• bat-Israel


If you're familiar with the concept of a pilot trip – we did one (more about that, B'ezrat Hashem, in another post). But unfortunately carting around a toddler and a baby didn't turn out to be conducive to deciding on our community. So we did another one. Ok, only my husband went on the trip. And I stayed home to take care of three kids while pregnant while vicariously imaging what it was like to be there.

So that night, after receiving a Skype message from my husband that he landed safely, I took the opportunity to get some sleep.

Waking up to reality. Welcome to Israel?

At about 6am I looked at my phone...I had missed some messages from my husband. And they went something like this:

"All the lights in my car are flashing. The car is shutting off."

"It's about 40 degrees outside!"

"My phone is almost out of power."

"I'm in the middle of nowhere and I don't know where I am."

Still groggy but mildly coherent I decided to put my "remote navigator" hat on and try to help. Of course panic was an option. But instead, I decided to take this as one of our many tests from Hashem. Keep calm and have Emunah.

Step 1: We got the Power

After a few questions we were able to determine that my husband was located just South of Tiberias. He was only minutes away from the first Zimmer he would be staying at. Both of us messaged the nice lady who owned the nearby Air BnB cabin in the woods and she was able to come pick him up. Then he could charge his phone and laptop – immediate crisis adverted.

Step 2: Dude, where's my Car?

I've heard that things in Israel don't always work on North American standards. If I had to compare our car rental experience to a level of service...it would be like guessing where to sit in a restaurant, tracking down clean cutlery from the serving cart, flagging down a server while being told repeatedly they will be there soon, receiving the wrong order, and finally getting the food but it's cold.

So while the rental car broke down on day one of service – getting a replacement car was like watching a pot boil. The car rental company did have a customer service number, but apparently it was some Arab holiday and so nobody could help for several hours. Since it was one of those "don't call us, we'll call you" scenarios, I tried contacting the head office of the rental company franchise...while taking care of three screaming kids during their morning routine. I don't know if that call or the resulting online inquiry helped but eventually the driver did contact my husband. Apparently he able to use WhatsApp to find my husband's location and eventually dropped off a replacement car. It was better than the first only in that it actually drove. No high standards here: it was an older car that looked like may have been used for some wild off-roading. But, it didn't break down.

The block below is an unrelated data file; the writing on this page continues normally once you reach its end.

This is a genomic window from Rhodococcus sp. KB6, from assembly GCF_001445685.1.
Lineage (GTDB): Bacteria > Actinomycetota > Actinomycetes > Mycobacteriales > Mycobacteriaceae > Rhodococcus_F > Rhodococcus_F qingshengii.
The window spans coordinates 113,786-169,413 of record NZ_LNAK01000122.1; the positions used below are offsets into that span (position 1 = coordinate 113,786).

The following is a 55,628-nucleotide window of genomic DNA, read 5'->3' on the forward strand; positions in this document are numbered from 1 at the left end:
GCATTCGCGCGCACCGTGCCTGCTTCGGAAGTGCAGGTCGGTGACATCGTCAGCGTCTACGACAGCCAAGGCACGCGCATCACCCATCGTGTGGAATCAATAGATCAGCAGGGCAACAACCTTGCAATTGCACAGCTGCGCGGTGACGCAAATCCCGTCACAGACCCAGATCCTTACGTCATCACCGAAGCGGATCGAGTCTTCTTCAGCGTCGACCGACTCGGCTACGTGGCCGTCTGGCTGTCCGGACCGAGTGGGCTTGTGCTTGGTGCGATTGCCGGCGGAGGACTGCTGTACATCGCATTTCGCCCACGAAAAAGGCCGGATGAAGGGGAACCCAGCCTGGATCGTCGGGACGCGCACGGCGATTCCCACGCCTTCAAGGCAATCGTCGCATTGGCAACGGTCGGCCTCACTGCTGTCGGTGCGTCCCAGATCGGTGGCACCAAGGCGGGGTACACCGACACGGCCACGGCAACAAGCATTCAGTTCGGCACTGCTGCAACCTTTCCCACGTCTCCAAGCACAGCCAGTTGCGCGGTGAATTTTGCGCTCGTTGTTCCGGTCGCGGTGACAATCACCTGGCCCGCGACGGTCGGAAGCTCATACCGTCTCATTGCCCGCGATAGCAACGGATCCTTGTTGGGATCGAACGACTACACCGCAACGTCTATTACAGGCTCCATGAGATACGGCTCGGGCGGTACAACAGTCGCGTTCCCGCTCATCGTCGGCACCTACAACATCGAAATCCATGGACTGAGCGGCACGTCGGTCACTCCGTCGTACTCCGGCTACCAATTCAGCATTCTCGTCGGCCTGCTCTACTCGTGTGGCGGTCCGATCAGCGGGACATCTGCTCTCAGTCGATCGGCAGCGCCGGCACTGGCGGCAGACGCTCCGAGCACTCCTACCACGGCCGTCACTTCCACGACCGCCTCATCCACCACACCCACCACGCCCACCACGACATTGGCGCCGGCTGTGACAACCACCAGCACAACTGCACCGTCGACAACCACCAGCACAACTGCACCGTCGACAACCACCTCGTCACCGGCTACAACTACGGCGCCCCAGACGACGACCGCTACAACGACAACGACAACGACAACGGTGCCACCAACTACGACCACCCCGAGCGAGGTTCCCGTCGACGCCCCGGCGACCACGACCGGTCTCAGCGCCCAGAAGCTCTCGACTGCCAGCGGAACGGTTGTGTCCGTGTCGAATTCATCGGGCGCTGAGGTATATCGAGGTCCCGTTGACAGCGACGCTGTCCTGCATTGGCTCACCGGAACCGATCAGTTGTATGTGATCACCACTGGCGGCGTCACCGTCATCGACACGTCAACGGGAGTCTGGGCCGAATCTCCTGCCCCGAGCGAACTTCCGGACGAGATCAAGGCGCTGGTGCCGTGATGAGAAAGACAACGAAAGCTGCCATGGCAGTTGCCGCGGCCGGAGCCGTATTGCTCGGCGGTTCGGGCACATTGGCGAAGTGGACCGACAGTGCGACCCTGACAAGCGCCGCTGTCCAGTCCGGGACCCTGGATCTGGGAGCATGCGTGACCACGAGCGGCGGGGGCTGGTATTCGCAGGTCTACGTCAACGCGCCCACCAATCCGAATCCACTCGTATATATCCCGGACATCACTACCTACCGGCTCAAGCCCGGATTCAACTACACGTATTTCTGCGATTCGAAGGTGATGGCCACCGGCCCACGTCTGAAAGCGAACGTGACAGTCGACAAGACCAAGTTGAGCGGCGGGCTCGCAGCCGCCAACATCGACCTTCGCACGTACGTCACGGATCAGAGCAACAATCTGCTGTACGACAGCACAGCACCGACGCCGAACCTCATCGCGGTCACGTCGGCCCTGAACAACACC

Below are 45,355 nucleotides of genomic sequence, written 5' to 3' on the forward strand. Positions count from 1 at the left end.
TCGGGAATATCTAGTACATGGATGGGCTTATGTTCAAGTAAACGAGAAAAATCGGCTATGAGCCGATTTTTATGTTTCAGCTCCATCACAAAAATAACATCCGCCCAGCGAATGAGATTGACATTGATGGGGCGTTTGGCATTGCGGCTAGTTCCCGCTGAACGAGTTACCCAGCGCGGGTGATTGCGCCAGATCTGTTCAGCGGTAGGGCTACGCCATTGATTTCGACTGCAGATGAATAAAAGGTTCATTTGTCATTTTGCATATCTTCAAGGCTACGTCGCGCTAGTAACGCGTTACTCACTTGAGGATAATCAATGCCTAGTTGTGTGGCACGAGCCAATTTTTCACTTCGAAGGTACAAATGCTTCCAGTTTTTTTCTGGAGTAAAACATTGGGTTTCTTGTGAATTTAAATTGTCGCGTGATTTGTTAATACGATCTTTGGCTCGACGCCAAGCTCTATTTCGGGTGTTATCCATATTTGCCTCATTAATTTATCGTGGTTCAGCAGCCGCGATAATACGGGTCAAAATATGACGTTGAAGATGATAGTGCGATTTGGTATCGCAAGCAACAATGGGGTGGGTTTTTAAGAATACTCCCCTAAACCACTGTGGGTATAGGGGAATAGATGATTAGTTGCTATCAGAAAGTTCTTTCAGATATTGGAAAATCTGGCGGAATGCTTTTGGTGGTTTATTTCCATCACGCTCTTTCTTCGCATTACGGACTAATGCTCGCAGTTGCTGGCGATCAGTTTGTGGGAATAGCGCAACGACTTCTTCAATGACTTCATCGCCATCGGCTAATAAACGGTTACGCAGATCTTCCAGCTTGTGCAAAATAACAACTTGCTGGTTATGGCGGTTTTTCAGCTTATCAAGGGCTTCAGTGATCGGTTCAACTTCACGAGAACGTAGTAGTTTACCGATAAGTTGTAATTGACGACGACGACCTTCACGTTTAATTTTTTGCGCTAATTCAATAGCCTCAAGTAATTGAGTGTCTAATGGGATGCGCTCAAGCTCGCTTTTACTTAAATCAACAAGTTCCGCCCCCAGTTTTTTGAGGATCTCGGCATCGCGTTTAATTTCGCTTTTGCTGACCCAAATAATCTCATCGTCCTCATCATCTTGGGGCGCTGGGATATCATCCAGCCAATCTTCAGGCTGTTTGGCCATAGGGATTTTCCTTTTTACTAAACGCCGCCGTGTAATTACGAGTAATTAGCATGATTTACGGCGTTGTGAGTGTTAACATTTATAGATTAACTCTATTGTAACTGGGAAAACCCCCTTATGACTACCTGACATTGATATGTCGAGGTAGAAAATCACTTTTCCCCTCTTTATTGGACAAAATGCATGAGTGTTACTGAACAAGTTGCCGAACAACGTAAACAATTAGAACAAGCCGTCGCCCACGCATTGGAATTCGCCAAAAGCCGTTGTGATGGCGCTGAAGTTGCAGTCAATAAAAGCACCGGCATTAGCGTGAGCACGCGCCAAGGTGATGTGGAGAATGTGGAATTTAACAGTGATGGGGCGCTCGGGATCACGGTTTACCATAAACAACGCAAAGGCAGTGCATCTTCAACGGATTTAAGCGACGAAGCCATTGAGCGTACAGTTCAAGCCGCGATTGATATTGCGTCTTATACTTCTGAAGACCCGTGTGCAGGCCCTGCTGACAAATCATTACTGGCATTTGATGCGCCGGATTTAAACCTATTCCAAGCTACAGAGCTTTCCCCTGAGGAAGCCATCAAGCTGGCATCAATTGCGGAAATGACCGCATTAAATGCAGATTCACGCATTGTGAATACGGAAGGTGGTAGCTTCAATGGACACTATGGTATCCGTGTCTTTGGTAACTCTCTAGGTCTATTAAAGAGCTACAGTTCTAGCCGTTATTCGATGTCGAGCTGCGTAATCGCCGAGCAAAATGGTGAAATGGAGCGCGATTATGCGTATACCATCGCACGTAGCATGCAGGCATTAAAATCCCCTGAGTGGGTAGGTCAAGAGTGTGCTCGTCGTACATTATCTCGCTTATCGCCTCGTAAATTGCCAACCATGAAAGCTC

Step 3: Out of the Woods.

The cabin in the woods was quaint, clean and relaxing. Or so I'm told. One problem though – no food. I was surprised to find out that Kosher food in Israel isn't as simple as what we were used to. From what I've learned there are there are two general "levels" of kosher: Rabbanut and Mehadrin. I'm probably oversimplifying, or maybe the variances are kind of over-complicated, but it requires some extra effort to find a kosher...enough place to eat.

So of course, I volunteered to help jet lagged husband find food. After a few internet searches and providing remote navigation he was able to find some pizza in Tiberias. Unfortunately, I did manage to lead him though one of Israel's crazy sharp- turn-you're-about-to-fly-off-a-cliff mountain roads in the dark.

crazy sharp-turn-you're-about-to-fly-off-a-cliff mountain road (not a particularly bad one)

Yes, I forgot about those from our last trip. But Baruch Hashem, he was safe and well fed. Success!

Some Lessons Learned:

  • Beware car rentals – if something seems off don't assume it's safe. Instead, push to get a different car

  • When driving in a remote location it's a good idea to carry an emergency power source or extra power pack for your phone

  • Plan for something not to work, then if it does you can be pleasantly surprised

  • Expect to be tested by Hashem and rely on Miracles

A special thanks to Nilie and Arnie of Yavne'el B & B for offering a taxi driver recommendation in case the replacement car didn't show. Maybe next time we can finally stay in Yavne'el.

© 2018 by ben Avraham.